The city has benefited from its position across from the island of Manhattan, and many Jersey City companies are extensions of those in New York. Further developments have included increased housing and shopping areas and a waterfront-renewal project, including the towering Goldman Sachs building (2004). Other parts of the city, however, remain run-down after years of commercial activity. Many ethnic groups throughout U.S. history have settled in Jersey City. The city has a modern medical center and is the seat of Jersey City State College and St. Peter's College. In Lincoln Park is a statue of Lincoln, built in 1929. Liberty State Park, on the waterfront, is the site of a science museum and provides an excellent view of New York harbor.
The area was acquired by Michiel Pauw c.1629. The Dutch soon set up the trading posts of Paulus Hook, Communipaw, and Horsimus. In 1674 the site fell permanently under British rule. The fort at Paulus Hook was captured by Light-Horse Harry Lee under Washington's plan, Aug. 19, 1779. Nearby Bergen was a stockaded Dutch village dating from before 1620 and had New Jersey's first municipal government, church (Dutch Reformed), and school (1662). Jersey City was consolidated with Bergen and Hudson City in 1869; the town of Greenville was added in 1873. The city's industrial growth began in the 1840s with the arrival of the railroad and the improvement of its water transport system. In 1916, Jersey City docks were the scene of the Black Tom explosion that caused widespread property damage.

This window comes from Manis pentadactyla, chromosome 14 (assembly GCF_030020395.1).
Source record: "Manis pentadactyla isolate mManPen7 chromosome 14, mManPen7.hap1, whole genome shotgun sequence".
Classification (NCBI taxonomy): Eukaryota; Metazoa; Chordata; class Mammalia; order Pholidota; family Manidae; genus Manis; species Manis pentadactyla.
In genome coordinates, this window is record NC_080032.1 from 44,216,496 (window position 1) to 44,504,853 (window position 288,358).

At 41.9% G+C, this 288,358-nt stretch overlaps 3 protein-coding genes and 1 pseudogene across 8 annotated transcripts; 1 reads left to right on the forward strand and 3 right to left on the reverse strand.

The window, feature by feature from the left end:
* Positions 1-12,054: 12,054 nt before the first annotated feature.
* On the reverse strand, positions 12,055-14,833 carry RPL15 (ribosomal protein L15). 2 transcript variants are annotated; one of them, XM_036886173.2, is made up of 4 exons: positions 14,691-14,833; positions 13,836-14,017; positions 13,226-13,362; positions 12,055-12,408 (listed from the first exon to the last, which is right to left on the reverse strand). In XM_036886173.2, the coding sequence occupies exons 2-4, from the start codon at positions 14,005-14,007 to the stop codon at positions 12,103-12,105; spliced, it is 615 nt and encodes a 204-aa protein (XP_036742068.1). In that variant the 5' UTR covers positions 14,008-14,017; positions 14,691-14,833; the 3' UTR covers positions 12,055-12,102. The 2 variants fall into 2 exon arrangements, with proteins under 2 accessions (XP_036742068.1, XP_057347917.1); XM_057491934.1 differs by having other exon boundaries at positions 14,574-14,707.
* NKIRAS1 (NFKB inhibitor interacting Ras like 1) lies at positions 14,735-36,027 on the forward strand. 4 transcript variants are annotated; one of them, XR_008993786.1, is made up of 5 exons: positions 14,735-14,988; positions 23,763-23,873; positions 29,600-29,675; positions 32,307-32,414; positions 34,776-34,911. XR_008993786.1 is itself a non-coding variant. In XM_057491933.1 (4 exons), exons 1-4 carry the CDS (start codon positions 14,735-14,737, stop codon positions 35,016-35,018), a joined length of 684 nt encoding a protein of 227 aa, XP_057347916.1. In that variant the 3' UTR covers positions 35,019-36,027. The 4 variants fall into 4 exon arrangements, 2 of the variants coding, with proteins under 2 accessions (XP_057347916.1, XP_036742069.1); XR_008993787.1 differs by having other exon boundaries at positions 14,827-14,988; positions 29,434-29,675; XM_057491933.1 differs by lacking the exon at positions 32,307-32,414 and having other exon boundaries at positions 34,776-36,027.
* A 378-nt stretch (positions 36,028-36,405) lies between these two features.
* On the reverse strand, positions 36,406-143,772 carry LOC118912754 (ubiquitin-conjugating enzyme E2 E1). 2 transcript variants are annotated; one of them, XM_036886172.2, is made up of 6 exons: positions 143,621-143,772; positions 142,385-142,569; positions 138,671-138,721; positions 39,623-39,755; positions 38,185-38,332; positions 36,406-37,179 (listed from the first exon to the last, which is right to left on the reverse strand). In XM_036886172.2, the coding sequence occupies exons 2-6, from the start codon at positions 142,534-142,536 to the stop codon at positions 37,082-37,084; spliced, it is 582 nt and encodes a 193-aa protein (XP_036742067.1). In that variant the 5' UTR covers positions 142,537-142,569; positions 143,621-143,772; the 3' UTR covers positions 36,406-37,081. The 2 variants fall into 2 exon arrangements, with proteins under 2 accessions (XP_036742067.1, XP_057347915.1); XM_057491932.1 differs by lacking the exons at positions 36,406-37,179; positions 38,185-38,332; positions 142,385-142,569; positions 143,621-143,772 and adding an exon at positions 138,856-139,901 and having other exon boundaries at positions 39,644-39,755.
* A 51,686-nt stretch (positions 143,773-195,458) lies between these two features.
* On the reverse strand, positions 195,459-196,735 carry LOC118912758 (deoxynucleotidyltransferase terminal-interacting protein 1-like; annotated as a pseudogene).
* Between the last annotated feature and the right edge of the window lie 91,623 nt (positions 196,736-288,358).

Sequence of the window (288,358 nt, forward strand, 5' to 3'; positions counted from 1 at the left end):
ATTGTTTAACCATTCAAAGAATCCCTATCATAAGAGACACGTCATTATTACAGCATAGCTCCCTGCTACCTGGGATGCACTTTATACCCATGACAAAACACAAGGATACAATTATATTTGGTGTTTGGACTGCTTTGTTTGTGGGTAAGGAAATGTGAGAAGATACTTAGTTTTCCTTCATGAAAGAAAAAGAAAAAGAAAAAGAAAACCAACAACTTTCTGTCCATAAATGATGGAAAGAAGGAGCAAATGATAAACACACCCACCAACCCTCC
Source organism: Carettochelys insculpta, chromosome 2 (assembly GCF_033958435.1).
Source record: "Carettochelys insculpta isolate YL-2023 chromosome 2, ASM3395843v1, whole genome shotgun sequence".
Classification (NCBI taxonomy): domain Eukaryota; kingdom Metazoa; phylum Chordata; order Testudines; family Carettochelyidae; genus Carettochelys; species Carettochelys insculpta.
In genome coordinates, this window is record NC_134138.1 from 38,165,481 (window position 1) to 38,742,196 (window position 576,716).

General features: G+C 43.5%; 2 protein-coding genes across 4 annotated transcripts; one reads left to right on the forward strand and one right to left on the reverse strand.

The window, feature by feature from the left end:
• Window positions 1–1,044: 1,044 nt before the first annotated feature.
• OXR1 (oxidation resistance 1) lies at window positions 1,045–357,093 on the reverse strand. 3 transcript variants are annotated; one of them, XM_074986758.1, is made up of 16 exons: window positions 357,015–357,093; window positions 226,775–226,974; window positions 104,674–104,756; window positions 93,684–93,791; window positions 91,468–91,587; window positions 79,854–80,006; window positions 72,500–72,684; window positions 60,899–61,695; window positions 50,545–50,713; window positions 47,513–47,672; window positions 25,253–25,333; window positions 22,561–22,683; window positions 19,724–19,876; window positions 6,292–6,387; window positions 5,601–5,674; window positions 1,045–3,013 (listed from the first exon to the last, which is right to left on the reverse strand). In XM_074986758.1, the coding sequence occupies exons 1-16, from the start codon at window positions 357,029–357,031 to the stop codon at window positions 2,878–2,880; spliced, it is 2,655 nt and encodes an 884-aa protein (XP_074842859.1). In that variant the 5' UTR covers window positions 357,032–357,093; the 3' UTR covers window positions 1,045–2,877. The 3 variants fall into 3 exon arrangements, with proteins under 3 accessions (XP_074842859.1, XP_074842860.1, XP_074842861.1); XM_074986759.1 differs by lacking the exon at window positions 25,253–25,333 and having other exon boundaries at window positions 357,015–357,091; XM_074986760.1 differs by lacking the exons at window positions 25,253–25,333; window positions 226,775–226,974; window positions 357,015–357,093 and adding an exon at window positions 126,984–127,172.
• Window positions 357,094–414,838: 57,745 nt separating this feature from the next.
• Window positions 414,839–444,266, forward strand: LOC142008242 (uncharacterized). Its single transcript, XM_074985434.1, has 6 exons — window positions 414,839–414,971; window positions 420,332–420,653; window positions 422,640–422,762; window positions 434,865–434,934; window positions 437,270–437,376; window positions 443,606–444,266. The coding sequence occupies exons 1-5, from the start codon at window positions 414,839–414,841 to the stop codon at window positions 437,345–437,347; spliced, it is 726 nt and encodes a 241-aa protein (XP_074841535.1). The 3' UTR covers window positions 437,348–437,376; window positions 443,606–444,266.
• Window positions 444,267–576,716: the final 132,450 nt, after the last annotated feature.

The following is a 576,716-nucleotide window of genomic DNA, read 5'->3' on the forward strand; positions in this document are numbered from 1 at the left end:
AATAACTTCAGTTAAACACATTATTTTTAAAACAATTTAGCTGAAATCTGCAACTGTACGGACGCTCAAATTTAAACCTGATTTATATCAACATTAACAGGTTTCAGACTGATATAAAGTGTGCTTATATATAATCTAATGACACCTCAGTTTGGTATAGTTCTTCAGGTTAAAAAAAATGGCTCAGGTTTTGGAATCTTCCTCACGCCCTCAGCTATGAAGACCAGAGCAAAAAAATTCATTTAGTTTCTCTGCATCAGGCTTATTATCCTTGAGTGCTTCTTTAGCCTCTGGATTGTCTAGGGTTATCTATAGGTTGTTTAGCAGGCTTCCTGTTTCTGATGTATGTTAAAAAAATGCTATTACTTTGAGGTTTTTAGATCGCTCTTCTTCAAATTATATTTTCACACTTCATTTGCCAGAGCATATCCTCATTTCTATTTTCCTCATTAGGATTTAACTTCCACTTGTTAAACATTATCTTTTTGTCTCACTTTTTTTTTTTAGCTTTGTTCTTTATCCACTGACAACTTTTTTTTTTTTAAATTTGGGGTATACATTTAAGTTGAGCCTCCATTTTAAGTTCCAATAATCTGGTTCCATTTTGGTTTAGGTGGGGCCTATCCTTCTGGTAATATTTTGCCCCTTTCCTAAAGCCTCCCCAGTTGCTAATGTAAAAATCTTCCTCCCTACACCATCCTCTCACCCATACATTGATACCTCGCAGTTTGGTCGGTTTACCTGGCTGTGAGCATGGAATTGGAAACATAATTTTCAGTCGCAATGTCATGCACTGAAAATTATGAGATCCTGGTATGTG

Jersey City is a city in Hudson County, New Jersey, United States. As of the United States 2000 Census, the population of Jersey City was 240,055, making it New Jersey's second-largest city, behind Newark. As of the Census Bureau's 2007 estimate, the population had grown to 242,389. It is the seat of Hudson County.
Jersey City lies on the west bank of the Hudson River across from Lower Manhattan in New York City, and is part of the New York metropolitan area. A commercial and industrial center, it is a port of entry and a manufacturing center. With 11 miles (17.7 km) of waterfront and significant rail connections, Jersey City is an important transportation terminus and distribution center. It has railroad shops, oil refineries, warehouses, and plants that manufacture a diverse assortment of products, including chemicals, petroleum, electronics, textiles, and cosmetics. Jersey City has benefited from its location near the island of Manhattan, as many of its companies are extensions of businesses whose headquarters are there. Recent developments have included increased housing and shopping areas; some parts of the city, however, remain run-down after years of commercial inactivity.